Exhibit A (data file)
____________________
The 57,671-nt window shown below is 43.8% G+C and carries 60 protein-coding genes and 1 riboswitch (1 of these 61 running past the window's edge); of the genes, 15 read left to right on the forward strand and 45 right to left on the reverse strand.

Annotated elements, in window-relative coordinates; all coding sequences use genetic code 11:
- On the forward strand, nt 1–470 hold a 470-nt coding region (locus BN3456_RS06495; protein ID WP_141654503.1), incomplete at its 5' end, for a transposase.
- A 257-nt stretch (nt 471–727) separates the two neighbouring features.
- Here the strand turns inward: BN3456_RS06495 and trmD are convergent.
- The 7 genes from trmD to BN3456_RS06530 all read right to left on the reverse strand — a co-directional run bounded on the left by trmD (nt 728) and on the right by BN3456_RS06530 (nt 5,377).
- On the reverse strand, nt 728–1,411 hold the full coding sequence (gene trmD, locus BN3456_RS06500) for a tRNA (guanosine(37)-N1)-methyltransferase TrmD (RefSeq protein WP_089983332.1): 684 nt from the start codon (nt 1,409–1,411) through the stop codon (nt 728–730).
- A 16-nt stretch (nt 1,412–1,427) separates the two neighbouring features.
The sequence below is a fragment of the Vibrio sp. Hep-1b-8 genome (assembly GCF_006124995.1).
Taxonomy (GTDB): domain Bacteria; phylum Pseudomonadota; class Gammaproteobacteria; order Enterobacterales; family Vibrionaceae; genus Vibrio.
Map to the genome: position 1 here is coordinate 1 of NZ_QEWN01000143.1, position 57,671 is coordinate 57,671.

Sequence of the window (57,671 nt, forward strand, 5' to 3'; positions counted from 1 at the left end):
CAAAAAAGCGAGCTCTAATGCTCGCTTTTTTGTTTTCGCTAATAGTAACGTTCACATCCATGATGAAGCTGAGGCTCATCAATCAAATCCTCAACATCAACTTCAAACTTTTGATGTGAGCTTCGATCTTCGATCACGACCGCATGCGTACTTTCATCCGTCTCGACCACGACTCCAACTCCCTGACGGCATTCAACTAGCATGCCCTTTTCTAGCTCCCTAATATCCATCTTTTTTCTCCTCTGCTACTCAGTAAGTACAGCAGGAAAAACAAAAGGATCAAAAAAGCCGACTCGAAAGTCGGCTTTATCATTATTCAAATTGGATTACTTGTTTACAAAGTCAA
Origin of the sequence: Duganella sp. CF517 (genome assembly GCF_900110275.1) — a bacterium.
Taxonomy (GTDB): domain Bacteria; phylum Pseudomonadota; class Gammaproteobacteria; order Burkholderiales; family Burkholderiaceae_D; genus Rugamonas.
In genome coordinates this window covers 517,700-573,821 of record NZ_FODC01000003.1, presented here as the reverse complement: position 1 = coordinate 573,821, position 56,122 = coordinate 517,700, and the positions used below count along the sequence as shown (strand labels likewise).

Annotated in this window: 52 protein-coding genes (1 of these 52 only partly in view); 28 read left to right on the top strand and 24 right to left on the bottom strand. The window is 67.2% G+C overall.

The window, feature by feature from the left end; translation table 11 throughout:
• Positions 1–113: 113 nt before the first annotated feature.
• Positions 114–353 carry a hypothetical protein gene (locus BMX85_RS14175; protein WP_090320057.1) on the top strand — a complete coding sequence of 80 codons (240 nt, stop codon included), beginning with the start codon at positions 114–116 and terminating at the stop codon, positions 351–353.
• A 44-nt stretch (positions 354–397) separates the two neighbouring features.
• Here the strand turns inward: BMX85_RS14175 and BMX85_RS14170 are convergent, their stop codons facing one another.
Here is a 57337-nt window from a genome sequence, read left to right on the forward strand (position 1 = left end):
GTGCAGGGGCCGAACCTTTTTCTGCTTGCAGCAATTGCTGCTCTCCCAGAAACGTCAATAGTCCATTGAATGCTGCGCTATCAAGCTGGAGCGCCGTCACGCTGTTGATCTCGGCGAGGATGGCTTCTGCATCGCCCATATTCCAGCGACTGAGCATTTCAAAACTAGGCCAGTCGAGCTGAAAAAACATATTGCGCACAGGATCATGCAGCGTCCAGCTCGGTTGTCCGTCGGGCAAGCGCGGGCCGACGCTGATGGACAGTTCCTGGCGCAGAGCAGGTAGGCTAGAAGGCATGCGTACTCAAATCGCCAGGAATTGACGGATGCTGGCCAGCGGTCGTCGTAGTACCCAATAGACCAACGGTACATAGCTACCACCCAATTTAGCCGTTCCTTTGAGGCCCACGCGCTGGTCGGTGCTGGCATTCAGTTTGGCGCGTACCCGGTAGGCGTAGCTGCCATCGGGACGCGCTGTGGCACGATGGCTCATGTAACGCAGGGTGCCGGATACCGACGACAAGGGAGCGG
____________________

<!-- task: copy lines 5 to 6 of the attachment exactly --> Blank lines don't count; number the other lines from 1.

- Here the strand turns inward: BN3456_RS06495 and trmD are convergent.
- The 7 genes from trmD to BN3456_RS06530 all read right to left on the reverse strand — a co-directional run bounded on the left by trmD (nt 728) and on the right by BN3456_RS06530 (nt 5,377).